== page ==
Air Chief Marshal VR Chaudhari said the Jaguars are expected to be phased out by 2032-33, while upgraded Mirages and MiG-29s will complete their calendar life and total technical life around the same time

The Indian Air Force will not reduce its sanctioned strength of 42 squadrons even if it looks like a difficult goal to achieve in the next decade, with a number of fighter aircraft set to be phased out, Air Chief Marshal VR Chaudhari said on Tuesday.

Making it clear that IAF does not bean count or rely purely on quantitative analysis but also on qualitative analysis while reassessing the capabilities of the adversary, he said it is important to build on the numbers of fighter squadrons since the force has a large geographical area to take care of.

“Quantity does not merely matter when there is a conflict with the adversary. It does matter, when we have a large geographical area to contend with. It is important when we are to have persistence, by that I mean we need to have strong air defence capabilities round the clock,” the top IAF officer said, while addressing a press conference ahead of Air Force Day on October 8.

He added: “With the given numbers, it may be impossible to maintain 24X7 combat air patrol or air defence watch from Siachen to the east…Based on the current situation and mandate given to the IAF, it is essential we build on the numbers.”

The IAF chief said this in the context of several fighter aircraft getting phased out by the middle of the next decade. He explained that the Jaguars are likely to be phased out by 2032-33 and the upgraded Mirages and MiG-29s will complete their calendar life and total technical life around the same time.

“Five or six Jaguar squadrons, three squadrons of the Mirage-2000s and three MiG-29 squadrons will get number-plated by the middle of the next decade,” he said.

Vice Chief of IAF Air Marshal Sandeep Singh said considering the growing presence of the Chinese and Pakistani air forces, numbers were necessary as the IAF operated in large geographical areas, as well as to ensure a balance with the opponents.

Planned Fighter Inductions In IAF

The Air Chief said while 16 light combat aircraft (LCA) TEJAS IOC version have been inducted into the IAF forming the first squadron, 14 of the FOC version of the aircraft have been inducted so far.

“The balance aircraft, including trainers, should get inducted by the end of this financial year. We have contracted 83 TEJAS MK-1, we are also committed to getting TEJAS MK-2 and the advanced medium combat aircraft (AMCA) in future,” he said. The AMCA is a fifth-generation multirole aircraft being developed by Hindustan Aeronautics Limited.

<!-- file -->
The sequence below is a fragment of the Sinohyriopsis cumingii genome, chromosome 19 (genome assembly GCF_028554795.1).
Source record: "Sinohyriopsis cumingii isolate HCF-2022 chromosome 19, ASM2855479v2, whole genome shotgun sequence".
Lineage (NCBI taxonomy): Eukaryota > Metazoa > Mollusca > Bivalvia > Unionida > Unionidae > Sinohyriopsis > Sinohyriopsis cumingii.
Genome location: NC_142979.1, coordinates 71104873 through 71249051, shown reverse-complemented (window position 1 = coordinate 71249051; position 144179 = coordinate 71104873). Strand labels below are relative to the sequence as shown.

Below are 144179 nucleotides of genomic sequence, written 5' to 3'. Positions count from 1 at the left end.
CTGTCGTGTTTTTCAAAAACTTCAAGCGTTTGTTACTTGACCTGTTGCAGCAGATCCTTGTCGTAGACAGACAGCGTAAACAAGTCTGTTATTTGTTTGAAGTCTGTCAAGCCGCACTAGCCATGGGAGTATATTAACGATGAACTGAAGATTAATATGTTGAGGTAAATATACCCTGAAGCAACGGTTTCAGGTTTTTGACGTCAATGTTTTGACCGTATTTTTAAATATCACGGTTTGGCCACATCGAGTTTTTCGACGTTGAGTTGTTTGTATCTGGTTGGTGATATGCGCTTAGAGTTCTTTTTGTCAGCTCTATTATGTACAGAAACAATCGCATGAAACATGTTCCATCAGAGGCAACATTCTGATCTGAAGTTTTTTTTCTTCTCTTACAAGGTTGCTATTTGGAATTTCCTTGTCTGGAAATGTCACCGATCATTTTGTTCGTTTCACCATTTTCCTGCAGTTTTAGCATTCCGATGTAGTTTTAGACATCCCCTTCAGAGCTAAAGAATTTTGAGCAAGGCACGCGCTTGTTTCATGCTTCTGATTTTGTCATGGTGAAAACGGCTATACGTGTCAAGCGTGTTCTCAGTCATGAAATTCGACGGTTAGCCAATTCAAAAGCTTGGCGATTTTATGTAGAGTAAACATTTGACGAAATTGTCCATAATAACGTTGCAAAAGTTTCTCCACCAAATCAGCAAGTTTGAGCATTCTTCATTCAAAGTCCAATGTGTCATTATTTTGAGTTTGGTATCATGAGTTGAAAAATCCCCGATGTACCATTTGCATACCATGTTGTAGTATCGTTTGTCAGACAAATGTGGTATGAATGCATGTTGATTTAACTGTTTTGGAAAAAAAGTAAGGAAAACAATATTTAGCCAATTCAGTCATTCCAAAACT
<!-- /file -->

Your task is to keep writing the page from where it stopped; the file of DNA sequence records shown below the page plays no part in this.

The Air Chief further said efforts to procure the 4.5-generation 114 multirole fighter aircraft (MRFA) were underway. “We have analysed all RFI (request for information) responses. The air staff qualitative requirements are being finalised. We are seeking more commitment from all OEMs (original equipment manufacturers) to ensure all ‘Make in India’ provisions are adhered to,” he said.

He added: “With all these inductions, of around six squadrons of TEJAS MK-2, AMCA and MRFA, we will be at 35 to 36 squadrons by the middle of the next decade.”

Aside from fighter aircraft inductions, there are long-term plans to procure C-295 transport aircraft, Airbus A319 based Netra Mk2 airborne early warning and control (AEW&C) system expected to be developed in five years and six of them should join the fleet by the end of this decade, the IAF Chief said.

There are plans to induct additional flight refuelling aircraft to the IAF inventory, newer radar systems and modern surface-to-air weapon-guided systems of all ranges and calibre, he said, adding that there is also a focus on developing robust networks with focus on space and cyber domains.

Additionally, the IAF is working on indigenously upgrading Sukhoi Su-30MKIs with new weapons and electronic warfare systems, and inducting a range of UAVs (unmanned aerial vehicle), counter-UAV systems as well as “weaponizing” the existing fleet of UAVs.

The IAF chief also said India, so far, had not faced a shortage of spares because of the ongoing Russia-Ukraine war. “We have domestically procured 62,000 spares and components in the last few years. Our dependence on Ukraine and Russia is reducing. We are confident with domestic industry stepping up, we will be able to overcome any shortfall in spares that we have been traditionally getting from Russia and Ukraine.”